Raspberry Pi Heatsink mod :)


18 posts
by chriswhocodes » Tue Jun 26, 2012 5:53 pm
Yep, I know, it doesn't need a heatsink, chips are well within their thermal spec, yada yada ;)

Still, you can't expect that to stop the kind of geek who would buy a Pi :lol:

http://www.chrisnewland.com/raspberry-pi-heatsink-mod-251
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by HansH » Tue Jun 26, 2012 9:01 pm
nice, those blue heatsinks are looking great....

Perhaps RS or Farnell should offer them as an option, customize or pimp your Pi !
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by Lob0426 » Wed Jun 27, 2012 4:33 am
I cut up a RadioShack heatsink to cover the SoC and the LAN9512 chips. I used Artic Silver compound on them. I can feel warmth at the tip of the fins on the LAN9512. They must be working! :lol:

EDIT: I can feel just a little warmth from the SoC heat sink.
Edited on my RasPi.
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by zardoz99 » Wed Jun 27, 2012 7:33 am
I'm also aware that heatsinks are not required. However, I am also going to heatsink my SoC and LAN chips.
There is a large amount of heat being passed to the USB sockets and I'm sure it could go to better places.

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by reiuyi » Mon Jul 09, 2012 2:17 pm
This is cool as a customization project. It might even increase your SoCs lifetime by a couple of hundreds hours.

As for practicality, it probably does lower the temperature from 40-50 degrees centigrade to around 25-30 I'm guessing. I did not physically measure this, it's a guess. My own raspberry pi actually heats up the entire circuit board and any USB thing that is connected to it. Even the HDMI cable heats up a bit!

The ultimate test is when someone builds a raspi into their car and uses it as a car PC. Inside a car, temperatures fall to -30 during Winter and rise to 50 during Summer. The pi is not rated for industrial temperatures, though it might handle it perfectly well. The concern inside a car isn't typically the temperature per se, it's also the vibration that can damage soldering joints when it is combined with huge temperature fluctuations. Whether or not a heatsink will help protect in such situations can be disputed.
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by trevj » Wed Jul 11, 2012 9:05 am
reiuyi wrote:The concern inside a car isn't typically the temperature per se, it's also the vibration that can damage soldering joints when it is combined with huge temperature fluctuations. Whether or not a heatsink will help protect in such situations can be disputed.
I don't work in the car industry, but some sort of physical damping/shock absorbing would reduce the severity of vibrations. Sprung standoffs inside a sturdy cage suspended/tethered using multiple extensible wires inside a suitably sized void?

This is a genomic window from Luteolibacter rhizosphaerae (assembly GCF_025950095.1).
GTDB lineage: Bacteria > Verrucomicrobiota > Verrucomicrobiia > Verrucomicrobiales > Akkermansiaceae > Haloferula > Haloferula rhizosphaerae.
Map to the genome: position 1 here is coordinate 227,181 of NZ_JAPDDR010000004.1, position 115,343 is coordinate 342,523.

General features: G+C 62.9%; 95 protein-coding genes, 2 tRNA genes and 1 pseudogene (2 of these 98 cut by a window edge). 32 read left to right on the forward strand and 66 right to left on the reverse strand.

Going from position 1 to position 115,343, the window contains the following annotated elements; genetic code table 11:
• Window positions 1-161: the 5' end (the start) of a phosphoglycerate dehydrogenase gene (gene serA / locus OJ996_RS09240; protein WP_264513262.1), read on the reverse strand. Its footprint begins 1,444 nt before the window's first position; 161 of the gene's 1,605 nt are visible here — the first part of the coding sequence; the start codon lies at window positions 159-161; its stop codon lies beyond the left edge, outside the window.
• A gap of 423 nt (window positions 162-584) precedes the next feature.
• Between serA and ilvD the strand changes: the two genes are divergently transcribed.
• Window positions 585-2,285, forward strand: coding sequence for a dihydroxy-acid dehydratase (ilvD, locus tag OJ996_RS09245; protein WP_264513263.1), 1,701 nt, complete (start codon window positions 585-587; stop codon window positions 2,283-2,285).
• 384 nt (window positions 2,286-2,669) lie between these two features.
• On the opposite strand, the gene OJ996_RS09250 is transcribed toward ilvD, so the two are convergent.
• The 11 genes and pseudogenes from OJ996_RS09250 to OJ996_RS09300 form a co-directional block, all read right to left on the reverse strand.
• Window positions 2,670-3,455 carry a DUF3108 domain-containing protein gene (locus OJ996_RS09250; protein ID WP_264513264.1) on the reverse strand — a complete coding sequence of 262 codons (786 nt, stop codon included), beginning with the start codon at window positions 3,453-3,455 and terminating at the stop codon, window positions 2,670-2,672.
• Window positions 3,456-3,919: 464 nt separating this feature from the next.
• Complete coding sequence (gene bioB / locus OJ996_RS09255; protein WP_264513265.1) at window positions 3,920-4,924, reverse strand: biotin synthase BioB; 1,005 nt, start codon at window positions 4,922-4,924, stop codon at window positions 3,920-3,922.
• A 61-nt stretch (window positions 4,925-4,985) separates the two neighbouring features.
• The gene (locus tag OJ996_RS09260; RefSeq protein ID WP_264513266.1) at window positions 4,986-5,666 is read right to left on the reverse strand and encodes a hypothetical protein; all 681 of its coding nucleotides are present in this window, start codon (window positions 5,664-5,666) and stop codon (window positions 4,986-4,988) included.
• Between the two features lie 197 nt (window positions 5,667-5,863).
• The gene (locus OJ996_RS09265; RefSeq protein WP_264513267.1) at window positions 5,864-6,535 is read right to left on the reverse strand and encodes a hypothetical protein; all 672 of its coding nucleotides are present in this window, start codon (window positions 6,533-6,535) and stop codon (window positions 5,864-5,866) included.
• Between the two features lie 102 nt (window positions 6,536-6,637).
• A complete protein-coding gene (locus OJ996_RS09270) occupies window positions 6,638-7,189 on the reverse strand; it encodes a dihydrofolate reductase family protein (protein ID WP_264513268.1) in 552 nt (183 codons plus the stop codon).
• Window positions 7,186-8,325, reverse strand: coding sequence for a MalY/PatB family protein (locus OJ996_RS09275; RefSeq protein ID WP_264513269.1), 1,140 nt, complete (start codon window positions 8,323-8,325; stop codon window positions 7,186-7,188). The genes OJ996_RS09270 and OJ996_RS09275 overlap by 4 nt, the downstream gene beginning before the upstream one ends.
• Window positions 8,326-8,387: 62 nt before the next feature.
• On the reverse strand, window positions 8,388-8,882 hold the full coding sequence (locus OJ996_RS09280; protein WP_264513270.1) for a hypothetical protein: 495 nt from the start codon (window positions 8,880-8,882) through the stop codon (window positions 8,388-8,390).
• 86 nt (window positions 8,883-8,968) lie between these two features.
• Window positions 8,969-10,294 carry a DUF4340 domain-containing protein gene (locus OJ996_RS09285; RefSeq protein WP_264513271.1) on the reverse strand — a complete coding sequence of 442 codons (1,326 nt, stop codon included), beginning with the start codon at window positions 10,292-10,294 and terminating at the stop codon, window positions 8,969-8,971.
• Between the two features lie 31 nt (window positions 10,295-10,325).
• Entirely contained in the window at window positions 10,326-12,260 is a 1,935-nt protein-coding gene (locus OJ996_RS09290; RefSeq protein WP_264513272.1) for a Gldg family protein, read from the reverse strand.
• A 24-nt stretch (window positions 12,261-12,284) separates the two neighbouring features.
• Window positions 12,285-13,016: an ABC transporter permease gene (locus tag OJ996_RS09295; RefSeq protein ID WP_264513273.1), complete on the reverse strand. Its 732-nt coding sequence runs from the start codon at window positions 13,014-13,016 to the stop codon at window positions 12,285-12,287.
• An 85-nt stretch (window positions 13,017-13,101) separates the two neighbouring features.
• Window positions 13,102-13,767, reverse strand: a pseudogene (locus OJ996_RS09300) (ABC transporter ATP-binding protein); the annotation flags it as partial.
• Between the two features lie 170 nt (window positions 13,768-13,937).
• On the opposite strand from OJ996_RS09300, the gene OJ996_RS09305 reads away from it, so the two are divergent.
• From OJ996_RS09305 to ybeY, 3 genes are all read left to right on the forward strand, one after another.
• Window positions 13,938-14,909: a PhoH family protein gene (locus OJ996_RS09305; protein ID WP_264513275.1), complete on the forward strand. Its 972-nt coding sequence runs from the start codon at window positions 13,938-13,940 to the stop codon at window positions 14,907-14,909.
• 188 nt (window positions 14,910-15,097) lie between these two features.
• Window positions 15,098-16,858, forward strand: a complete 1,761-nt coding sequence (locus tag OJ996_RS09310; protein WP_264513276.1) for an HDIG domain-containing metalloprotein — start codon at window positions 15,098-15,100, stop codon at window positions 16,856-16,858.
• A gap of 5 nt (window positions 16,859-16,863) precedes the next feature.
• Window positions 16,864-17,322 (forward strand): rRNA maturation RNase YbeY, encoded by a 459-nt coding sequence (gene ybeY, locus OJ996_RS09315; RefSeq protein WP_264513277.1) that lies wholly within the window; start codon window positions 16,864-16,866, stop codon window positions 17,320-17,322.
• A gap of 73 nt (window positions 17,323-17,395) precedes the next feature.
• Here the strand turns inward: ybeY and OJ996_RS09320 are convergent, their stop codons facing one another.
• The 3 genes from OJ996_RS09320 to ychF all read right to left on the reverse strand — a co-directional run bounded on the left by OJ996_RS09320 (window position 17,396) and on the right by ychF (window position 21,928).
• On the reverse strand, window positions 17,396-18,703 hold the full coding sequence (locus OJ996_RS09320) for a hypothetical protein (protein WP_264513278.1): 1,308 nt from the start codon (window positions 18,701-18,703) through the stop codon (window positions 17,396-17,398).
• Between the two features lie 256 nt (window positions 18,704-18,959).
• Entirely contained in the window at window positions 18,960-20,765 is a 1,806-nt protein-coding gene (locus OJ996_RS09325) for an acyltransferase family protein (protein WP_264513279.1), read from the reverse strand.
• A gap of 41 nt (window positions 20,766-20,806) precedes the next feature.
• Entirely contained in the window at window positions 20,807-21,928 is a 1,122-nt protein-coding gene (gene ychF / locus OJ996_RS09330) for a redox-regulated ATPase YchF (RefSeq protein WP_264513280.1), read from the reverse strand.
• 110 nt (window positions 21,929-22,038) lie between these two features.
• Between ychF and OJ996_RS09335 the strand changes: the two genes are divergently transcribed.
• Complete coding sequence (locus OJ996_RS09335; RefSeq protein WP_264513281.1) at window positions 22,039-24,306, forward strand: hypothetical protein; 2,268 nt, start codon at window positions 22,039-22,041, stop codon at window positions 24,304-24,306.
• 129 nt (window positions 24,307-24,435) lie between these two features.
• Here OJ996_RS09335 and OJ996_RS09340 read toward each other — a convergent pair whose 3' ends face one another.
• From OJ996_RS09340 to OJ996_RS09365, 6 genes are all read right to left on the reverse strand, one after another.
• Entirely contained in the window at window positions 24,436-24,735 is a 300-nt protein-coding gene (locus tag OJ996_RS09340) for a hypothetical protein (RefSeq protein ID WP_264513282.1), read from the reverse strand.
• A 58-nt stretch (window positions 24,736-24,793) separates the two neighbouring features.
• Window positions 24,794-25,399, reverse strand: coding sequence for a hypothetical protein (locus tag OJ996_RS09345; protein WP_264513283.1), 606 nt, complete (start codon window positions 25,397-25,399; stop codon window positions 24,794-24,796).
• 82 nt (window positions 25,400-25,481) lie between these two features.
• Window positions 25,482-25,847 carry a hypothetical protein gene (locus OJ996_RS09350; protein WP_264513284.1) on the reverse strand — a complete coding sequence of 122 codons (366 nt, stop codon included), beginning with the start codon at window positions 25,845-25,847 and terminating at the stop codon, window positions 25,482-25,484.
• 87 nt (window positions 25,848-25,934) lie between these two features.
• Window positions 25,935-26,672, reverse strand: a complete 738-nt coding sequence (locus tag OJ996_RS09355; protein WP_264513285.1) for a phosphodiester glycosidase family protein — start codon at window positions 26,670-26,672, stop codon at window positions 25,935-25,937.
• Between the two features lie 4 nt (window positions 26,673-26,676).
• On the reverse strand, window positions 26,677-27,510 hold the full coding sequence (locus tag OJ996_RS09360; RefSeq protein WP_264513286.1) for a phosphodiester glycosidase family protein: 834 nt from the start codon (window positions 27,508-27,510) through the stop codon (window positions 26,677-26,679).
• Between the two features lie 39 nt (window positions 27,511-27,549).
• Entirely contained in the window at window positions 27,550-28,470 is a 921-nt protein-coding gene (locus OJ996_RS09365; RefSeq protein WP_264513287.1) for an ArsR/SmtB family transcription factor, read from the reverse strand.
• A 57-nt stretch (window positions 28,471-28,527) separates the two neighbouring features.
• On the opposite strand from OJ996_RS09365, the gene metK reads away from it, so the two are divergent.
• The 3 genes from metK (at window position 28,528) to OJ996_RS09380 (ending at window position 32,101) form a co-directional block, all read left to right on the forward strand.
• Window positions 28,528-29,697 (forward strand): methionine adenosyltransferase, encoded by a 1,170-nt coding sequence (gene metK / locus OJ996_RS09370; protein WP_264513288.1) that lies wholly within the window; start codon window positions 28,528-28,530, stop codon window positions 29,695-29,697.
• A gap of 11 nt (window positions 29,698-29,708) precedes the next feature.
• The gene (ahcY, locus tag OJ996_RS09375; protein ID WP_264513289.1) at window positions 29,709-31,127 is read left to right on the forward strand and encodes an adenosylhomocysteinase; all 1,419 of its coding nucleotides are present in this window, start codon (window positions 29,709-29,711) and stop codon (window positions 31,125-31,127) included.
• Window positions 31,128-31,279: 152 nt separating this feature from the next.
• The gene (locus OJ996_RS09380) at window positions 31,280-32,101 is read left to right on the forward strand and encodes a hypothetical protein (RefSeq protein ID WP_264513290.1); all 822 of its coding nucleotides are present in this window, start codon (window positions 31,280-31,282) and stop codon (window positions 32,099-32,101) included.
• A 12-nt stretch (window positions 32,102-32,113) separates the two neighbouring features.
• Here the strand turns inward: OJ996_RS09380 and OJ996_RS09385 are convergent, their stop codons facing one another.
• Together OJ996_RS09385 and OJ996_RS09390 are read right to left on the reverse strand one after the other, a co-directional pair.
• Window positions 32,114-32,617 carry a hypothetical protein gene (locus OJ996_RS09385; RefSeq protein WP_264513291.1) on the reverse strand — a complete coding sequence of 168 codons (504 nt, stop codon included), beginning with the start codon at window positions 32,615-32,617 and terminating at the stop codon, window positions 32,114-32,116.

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by reiuyi » Wed Jul 11, 2012 6:44 pm
trevj wrote:I don't work in the car industry, but some sort of physical damping/shock absorbing would reduce the severity of vibrations. Sprung standoffs inside a sturdy cage suspended/tethered using multiple extensible wires inside a suitably sized void?


This is a good suggestion and I believe it'll help with very small and relatively weak soldering joints such as BGA. Miscellaneous car electronics such as car radios have absolutely enormous soldering joints. The image below is a popular TDA7850 development board (though it's also popular with hobbyists who wish to have a cheap high-powered amp but don't want the difficult hassle of a gain clone). If I'd place my raspberry pi inside a car as a car computer or data logger, I'd probably use some antistatic polystyrene foam around it. I'm sure any other soft non-conductive material would be fine for the purpose. I'm not specialized into the effects of electrostatic discharge, though it's probably not very good for electronics :D

Image

I'm not entirely sure why BGA would be more susceptible to micro-fracture than regular soldering joints, though there's an entire industry specialized into BGA inspection tools. Then again, if you consider the BCM2835 has 299 BGA soldering joints on the bottom side (let alone another circa 150 between bcm2835 and the ram), it is not difficult to imagine that a damaged joint will contribute to the malfunctioning of the device. The connectors and BGA soldering joints are certainly things that'd be the first to fail on the raspberry pi when no overvoltage is set for extreme overclocking. All in all, the BGA soldering shouldn't be an issue in environments with no extreme temperature fluctuations like a car.

Edit: I now see the picture is actually a TDA7384. It's a lower-end version of the 7850 in the same package (flexiwatt25) and 100% pin compatible. It's totally off-topic to say this, but if you have a really cheap car radio with a tda7384 in it, you can upgrade it to almost double its output power and quality by soldering on the tda7850. The chip itself is like 6-10 dollars each on ebay, and it'll last a lifetime. The tda7850 is respected as a higher-end chip-amp and it can certainly stand its place as a class AB mosfet amp requiring just a single +12v and 0v input.